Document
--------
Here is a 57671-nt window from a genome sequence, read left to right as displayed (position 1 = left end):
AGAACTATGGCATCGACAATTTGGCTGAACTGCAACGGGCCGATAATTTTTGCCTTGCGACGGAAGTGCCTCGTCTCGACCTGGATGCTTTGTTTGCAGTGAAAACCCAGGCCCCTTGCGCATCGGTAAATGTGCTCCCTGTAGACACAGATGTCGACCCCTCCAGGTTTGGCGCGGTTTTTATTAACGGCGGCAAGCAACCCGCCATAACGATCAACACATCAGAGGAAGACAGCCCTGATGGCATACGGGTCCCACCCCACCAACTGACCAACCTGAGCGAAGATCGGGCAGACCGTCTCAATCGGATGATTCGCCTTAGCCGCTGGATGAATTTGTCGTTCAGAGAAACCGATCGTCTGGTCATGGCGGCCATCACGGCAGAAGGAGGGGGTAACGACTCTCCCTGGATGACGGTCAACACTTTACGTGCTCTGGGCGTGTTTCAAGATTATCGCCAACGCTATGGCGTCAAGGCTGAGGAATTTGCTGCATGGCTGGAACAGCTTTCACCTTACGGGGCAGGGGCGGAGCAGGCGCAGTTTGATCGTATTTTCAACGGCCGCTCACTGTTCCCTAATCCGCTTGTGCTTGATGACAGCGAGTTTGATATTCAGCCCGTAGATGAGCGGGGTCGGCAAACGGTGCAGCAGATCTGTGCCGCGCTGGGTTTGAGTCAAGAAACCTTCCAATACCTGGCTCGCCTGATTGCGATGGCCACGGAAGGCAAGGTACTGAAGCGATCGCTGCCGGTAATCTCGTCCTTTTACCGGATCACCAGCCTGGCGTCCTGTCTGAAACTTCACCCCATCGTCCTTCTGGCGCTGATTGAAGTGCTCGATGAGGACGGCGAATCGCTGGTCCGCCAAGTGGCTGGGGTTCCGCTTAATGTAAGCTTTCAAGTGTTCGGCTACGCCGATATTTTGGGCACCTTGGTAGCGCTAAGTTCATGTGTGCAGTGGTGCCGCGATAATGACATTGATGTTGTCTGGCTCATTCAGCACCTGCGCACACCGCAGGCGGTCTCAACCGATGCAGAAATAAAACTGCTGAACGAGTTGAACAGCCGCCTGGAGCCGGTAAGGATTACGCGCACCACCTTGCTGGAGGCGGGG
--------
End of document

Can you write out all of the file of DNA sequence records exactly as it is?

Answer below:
Here is a 57671-nt window from a genome sequence, read left to right as displayed (position 1 = left end):
AGAACTATGGCATCGACAATTTGGCTGAACTGCAACGGGCCGATAATTTTTGCCTTGCGACGGAAGTGCCTCGTCTCGACCTGGATGCTTTGTTTGCAGTGAAAACCCAGGCCCCTTGCGCATCGGTAAATGTGCTCCCTGTAGACACAGATGTCGACCCCTCCAGGTTTGGCGCGGTTTTTATTAACGGCGGCAAGCAACCCGCCATAACGATCAACACATCAGAGGAAGACAGCCCTGATGGCATACGGGTCCCACCCCACCAACTGACCAACCTGAGCGAAGATCGGGCAGACCGTCTCAATCGGATGATTCGCCTTAGCCGCTGGATGAATTTGTCGTTCAGAGAAACCGATCGTCTGGTCATGGCGGCCATCACGGCAGAAGGAGGGGGTAACGACTCTCCCTGGATGACGGTCAACACTTTACGTGCTCTGGGCGTGTTTCAAGATTATCGCCAACGCTATGGCGTCAAGGCTGAGGAATTTGCTGCATGGCTGGAACAGCTTTCACCTTACGGGGCAGGGGCGGAGCAGGCGCAGTTTGATCGTATTTTCAACGGCCGCTCACTGTTCCCTAATCCGCTTGTGCTTGATGACAGCGAGTTTGATATTCAGCCCGTAGATGAGCGGGGTCGGCAAACGGTGCAGCAGATCTGTGCCGCGCTGGGTTTGAGTCAAGAAACCTTCCAATACCTGGCTCGCCTGATTGCGATGGCCACGGAAGGCAAGGTACTGAAGCGATCGCTGCCGGTAATCTCGTCCTTTTACCGGATCACCAGCCTGGCGTCCTGTCTGAAACTTCACCCCATCGTCCTTCTGGCGCTGATTGAAGTGCTCGATGAGGACGGCGAATCGCTGGTCCGCCAAGTGGCTGGGGTTCCGCTTAATGTAAGCTTTCAAGTGTTCGGCTACGCCGATATTTTGGGCACCTTGGTAGCGCTAAGTTCATGTGTGCAGTGGTGCCGCGATAATGACATTGATGTTGTCTGGCTCATTCAGCACCTGCGCACACCGCAGGCGGTCTCAACCGATGCAGAAATAAAACTGCTGAACGAGTTGAACAGCCGCCTGGAGCCGGTAAGGATTACGCGCACCACCTTGCTGGAGGCGGGG